With both a new year and a new millennium upon us, this is about as good an opportunity investors will ever have to reassess their investment strategy. With hindsight being perfect, it is obvious all of us should have invested our entire net worth for the last decade into Microsoft. For the few of us who did not, what do we do for 2000?
This is a major problem with all investment strategies. For the most part they are predicated on looking at the past and then extrapolating out to the future. As humans, we will have to live with the fact that we cannot predict the future, but there are some tools we can use to get a glimmer of the future.
As stated in previous articles, when you buy a stock you are actually buying a business. The cash flows you receive over the years and how management reinvests excess capital will ultimately determine your return on investment. When discounting future cash flows most analysts rely, to a degree, on the Capital Asset Pricing Model (CAPM). CAPM uses a risk-free proxy such as T-bills and then attaches a risk premium for owning the business. This risk premium, or beta, is calculated by comparing the price fluctuations of the stock in question to that of the overall market. In other words, you are looking at past volatility to arrive at a number for discounting future cash flows. Some people have compared this to driving a car while looking in the rear view mirror.
A recent new approach that attempts to look through the windshield as opposed to the mirror is Cash Flow Return on Investment (CFROI). CFROI uses a current market derived discount rate as opposed to an historical rate. The logic goes something like this: If you assume the market is reasonably efficient, then the current stock price of any business is an aggregate of investors’ expected cash flow returns, discount rate, inflation expectations and tax rates. To then determine how much volatility investors expect as opposed to how much there was in the past, one needs to do the reverse math to measure the implied discount rate in the current stock price.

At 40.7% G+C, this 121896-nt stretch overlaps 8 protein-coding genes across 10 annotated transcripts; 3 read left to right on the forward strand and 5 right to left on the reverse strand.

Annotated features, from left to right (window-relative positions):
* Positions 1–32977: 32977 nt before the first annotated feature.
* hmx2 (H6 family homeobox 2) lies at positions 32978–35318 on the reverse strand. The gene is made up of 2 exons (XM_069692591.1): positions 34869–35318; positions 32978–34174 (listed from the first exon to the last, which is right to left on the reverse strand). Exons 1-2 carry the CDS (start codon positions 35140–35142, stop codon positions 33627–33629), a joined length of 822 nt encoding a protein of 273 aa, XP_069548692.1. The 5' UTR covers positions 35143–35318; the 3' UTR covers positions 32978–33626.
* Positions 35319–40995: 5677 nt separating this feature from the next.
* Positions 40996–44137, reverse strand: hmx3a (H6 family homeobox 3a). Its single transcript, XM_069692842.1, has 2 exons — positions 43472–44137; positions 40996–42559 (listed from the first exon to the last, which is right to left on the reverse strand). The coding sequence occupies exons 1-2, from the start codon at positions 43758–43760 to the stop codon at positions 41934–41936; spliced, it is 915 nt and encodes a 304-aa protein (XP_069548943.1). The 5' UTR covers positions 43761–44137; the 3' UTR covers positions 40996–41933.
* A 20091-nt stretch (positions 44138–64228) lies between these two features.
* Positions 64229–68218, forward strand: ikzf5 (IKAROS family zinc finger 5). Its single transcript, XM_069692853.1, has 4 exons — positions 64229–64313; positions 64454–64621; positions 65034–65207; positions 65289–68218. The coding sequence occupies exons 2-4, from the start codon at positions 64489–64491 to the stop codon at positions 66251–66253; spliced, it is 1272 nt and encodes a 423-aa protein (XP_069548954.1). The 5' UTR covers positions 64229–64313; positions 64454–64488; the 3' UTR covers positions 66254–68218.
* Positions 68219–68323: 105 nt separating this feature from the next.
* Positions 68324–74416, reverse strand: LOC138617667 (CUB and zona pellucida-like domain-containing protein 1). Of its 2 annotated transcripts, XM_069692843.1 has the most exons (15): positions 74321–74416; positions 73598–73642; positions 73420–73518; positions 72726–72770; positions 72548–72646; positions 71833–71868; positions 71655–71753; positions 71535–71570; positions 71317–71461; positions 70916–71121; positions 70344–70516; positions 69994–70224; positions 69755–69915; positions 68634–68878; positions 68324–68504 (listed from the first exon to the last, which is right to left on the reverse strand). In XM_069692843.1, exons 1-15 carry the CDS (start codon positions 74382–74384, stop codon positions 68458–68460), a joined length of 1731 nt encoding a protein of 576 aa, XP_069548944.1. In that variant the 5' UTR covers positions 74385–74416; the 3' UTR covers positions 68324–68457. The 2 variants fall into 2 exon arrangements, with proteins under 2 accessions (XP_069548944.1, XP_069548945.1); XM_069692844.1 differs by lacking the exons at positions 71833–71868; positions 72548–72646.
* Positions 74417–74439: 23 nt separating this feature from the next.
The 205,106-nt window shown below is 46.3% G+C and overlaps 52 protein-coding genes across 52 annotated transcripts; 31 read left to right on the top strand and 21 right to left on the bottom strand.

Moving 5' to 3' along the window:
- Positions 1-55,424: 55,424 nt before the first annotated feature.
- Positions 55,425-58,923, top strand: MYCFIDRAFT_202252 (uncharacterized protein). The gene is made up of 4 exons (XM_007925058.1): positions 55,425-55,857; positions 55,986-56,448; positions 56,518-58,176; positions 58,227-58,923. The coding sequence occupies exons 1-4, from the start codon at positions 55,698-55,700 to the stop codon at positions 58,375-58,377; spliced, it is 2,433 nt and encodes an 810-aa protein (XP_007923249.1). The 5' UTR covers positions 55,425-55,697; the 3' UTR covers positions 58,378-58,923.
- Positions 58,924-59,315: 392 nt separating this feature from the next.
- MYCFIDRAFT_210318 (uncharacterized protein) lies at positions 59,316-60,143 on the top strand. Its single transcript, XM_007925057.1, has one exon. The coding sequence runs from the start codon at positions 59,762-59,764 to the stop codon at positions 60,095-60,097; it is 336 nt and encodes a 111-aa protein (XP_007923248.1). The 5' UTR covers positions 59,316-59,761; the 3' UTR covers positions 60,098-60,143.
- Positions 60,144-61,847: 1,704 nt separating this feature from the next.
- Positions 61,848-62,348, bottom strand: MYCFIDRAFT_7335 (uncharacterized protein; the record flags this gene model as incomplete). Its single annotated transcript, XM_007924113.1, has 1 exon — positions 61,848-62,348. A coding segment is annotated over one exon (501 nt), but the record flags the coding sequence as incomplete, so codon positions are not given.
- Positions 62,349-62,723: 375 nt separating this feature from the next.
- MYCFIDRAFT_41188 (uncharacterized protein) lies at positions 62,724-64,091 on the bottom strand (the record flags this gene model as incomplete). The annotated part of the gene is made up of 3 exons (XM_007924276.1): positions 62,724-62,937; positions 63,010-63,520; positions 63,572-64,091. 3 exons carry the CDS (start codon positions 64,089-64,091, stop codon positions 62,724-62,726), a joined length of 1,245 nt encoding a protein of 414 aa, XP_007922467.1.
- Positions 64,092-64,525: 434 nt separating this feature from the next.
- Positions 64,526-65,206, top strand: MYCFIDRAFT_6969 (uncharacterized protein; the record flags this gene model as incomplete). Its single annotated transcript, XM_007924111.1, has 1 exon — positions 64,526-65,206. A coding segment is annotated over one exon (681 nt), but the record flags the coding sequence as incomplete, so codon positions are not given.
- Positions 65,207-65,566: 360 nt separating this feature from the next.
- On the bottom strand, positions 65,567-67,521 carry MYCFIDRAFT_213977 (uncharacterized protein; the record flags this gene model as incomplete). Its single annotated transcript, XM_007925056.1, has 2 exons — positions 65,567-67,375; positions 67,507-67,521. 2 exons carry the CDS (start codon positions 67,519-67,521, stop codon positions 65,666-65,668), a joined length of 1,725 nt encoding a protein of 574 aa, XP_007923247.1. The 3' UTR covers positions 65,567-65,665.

To calculate a more meaningful number CFROI advocates first create an aggregate of similar firms. For this particular group of companies their total market value, including both debt and equity, is calculated. Then the expected net cash receipts of these firms are summed. Finally, a discount rate is selected and a net present value of the cash receipts is calculated. It then becomes a trial and error procedure until the appropriate discount rate is selected where the net present value of the expected cash flows per share equals the current stock price. In other words, at this particular moment in time the market, which is forward looking, is dictating the appropriate discount rate to use when valuing the business.
As an investor, this is a very important concept to understand. As the saying goes: garbage in, garbage out. If you believe that discounting cash flows is an appropriate metric for valuing a business (stock), then the discount rate used can dramatically influence the value. Perhaps this year, in an attempt to get a glimmer of the future and discover that next Microsoft, consider using a forward-looking discount rate as opposed to one based on the past.